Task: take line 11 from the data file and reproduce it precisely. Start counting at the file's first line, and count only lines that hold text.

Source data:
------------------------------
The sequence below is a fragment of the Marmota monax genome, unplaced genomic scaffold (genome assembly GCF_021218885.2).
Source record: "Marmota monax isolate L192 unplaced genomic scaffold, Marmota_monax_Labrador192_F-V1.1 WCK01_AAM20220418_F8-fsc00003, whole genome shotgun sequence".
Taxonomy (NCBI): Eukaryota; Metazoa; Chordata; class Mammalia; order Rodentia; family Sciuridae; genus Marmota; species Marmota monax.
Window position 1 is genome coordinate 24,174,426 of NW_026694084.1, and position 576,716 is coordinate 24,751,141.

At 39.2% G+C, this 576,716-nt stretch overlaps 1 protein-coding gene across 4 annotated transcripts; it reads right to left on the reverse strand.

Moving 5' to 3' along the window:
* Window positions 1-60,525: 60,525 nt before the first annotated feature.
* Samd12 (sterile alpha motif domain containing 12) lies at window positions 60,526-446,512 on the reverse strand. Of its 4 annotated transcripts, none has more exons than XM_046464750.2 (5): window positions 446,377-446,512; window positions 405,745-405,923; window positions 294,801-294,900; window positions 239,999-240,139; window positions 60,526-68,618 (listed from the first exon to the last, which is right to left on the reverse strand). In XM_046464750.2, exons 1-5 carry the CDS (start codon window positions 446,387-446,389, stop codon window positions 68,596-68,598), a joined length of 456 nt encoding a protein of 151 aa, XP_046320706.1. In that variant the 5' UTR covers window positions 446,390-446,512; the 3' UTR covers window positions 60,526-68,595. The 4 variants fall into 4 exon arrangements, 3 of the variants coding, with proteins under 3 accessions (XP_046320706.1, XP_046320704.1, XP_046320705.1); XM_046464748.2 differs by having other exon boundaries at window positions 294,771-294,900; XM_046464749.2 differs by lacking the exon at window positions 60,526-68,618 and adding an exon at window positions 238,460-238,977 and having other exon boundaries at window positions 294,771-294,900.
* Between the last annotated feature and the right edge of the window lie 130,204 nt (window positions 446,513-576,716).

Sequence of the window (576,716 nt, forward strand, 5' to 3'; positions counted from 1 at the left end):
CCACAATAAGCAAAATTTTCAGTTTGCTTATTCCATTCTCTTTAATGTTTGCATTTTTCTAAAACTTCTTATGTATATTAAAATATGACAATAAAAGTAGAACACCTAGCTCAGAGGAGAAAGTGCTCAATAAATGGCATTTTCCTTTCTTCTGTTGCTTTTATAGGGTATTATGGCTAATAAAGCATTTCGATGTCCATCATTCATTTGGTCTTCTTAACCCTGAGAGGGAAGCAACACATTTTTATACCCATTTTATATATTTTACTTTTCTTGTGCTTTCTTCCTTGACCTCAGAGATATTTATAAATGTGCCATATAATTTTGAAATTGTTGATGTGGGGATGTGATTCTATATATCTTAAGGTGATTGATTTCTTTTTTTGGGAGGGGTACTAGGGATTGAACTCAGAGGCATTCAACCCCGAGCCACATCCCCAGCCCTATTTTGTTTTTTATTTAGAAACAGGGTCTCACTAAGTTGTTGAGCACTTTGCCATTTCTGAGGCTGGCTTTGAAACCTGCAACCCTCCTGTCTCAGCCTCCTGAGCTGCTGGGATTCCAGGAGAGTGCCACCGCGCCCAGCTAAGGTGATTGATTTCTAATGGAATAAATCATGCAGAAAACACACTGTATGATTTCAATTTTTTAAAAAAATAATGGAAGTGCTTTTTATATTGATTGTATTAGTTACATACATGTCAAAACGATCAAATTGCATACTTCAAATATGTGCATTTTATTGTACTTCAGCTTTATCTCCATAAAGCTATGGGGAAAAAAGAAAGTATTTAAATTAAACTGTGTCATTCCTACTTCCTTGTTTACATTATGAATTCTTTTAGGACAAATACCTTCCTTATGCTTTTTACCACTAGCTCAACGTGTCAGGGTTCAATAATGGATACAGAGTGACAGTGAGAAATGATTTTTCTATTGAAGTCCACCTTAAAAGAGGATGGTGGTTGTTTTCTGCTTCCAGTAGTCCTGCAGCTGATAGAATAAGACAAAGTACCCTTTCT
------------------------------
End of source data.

CCACAATAAGCAAAATTTTCAGTTTGCTTATTCCATTCTCTTTAATGTTTGCATTTTTCTAAAACTTCTTATGTATATTAAAATATGACAATAAAAGTAGAACACCTAGCTCAGAGGAGAAAGTGCTCAATAAATGGCATTTTCCTTTCTTCTGTTGCTTTTATAGGGTATTATGGCTAATAAAGCATTTCGATGTCCATCATTCATTTGGTCTTCTTAACCCTGAGAGGGAAGCAACACATTTTTATACCCATTTTATATATTTTACTTTTCTTGTGCTTTCTTCCTTGACCTCAGAGATATTTATAAATGTGCCATATAATTTTGAAATTGTTGATGTGGGGATGTGATTCTATATATCTTAAGGTGATTGATTTCTTTTTTTGGGAGGGGTACTAGGGATTGAACTCAGAGGCATTCAACCCCGAGCCACATCCCCAGCCCTATTTTGTTTTTTATTTAGAAACAGGGTCTCACTAAGTTGTTGAGCACTTTGCCATTTCTGAGGCTGGCTTTGAAACCTGCAACCCTCCTGTCTCAGCCTCCTGAGCTGCTGGGATTCCAGGAGAGTGCCACCGCGCCCAGCTAAGGTGATTGATTTCTAATGGAATAAATCATGCAGAAAACACACTGTATGATTTCAATTTTTTAAAAAAATAATGGAAGTGCTTTTTATATTGATTGTATTAGTTACATACATGTCAAAACGATCAAATTGCATACTTCAAATATGTGCATTTTATTGTACTTCAGCTTTATCTCCATAAAGCTATGGGGAAAAAAGAAAGTATTTAAATTAAACTGTGTCATTCCTACTTCCTTGTTTACATTATGAATTCTTTTAGGACAAATACCTTCCTTATGCTTTTTACCACTAGCTCAACGTGTCAGGGTTCAATAATGGATACAGAGTGACAGTGAGAAATGATTTTTCTATTGAAGTCCACCTTAAAAGAGGATGGTGGTTGTTTTCTGCTTCCAGTAGTCCTGCAGCTGATAGAATAAGACAAAGTACCCTTTCT